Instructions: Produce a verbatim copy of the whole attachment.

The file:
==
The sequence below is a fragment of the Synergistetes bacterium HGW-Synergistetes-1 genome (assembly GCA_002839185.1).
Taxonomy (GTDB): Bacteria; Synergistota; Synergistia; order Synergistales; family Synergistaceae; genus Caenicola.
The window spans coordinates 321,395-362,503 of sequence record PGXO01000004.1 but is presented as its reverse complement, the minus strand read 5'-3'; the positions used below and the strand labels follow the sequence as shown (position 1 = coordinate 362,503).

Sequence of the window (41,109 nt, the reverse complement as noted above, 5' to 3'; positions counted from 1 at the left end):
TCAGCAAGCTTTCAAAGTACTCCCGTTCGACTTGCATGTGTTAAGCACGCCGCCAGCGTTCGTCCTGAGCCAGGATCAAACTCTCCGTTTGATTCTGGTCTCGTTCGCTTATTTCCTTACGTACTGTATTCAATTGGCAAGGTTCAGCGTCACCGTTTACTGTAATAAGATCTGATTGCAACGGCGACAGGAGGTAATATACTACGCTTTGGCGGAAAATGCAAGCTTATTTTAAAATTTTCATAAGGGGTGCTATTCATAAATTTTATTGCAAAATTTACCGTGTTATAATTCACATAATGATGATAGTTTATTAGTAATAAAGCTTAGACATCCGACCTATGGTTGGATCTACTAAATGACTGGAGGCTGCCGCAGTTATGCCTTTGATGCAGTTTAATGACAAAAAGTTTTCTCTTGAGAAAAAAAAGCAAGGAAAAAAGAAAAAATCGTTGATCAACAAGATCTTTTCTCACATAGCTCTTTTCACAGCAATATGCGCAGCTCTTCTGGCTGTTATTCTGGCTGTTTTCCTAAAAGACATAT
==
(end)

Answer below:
The sequence below is a fragment of the Synergistetes bacterium HGW-Synergistetes-1 genome (assembly GCA_002839185.1).
Taxonomy (GTDB): Bacteria; Synergistota; Synergistia; order Synergistales; family Synergistaceae; genus Caenicola.
The window spans coordinates 321,395-362,503 of sequence record PGXO01000004.1 but is presented as its reverse complement, the minus strand read 5'-3'; the positions used below and the strand labels follow the sequence as shown (position 1 = coordinate 362,503).

Sequence of the window (41,109 nt, the reverse complement as noted above, 5' to 3'; positions counted from 1 at the left end):
TCAGCAAGCTTTCAAAGTACTCCCGTTCGACTTGCATGTGTTAAGCACGCCGCCAGCGTTCGTCCTGAGCCAGGATCAAACTCTCCGTTTGATTCTGGTCTCGTTCGCTTATTTCCTTACGTACTGTATTCAATTGGCAAGGTTCAGCGTCACCGTTTACTGTAATAAGATCTGATTGCAACGGCGACAGGAGGTAATATACTACGCTTTGGCGGAAAATGCAAGCTTATTTTAAAATTTTCATAAGGGGTGCTATTCATAAATTTTATTGCAAAATTTACCGTGTTATAATTCACATAATGATGATAGTTTATTAGTAATAAAGCTTAGACATCCGACCTATGGTTGGATCTACTAAATGACTGGAGGCTGCCGCAGTTATGCCTTTGATGCAGTTTAATGACAAAAAGTTTTCTCTTGAGAAAAAAAAGCAAGGAAAAAAGAAAAAATCGTTGATCAACAAGATCTTTTCTCACATAGCTCTTTTCACAGCAATATGCGCAGCTCTTCTGGCTGTTATTCTGGCTGTTTTCCTAAAAGACATAT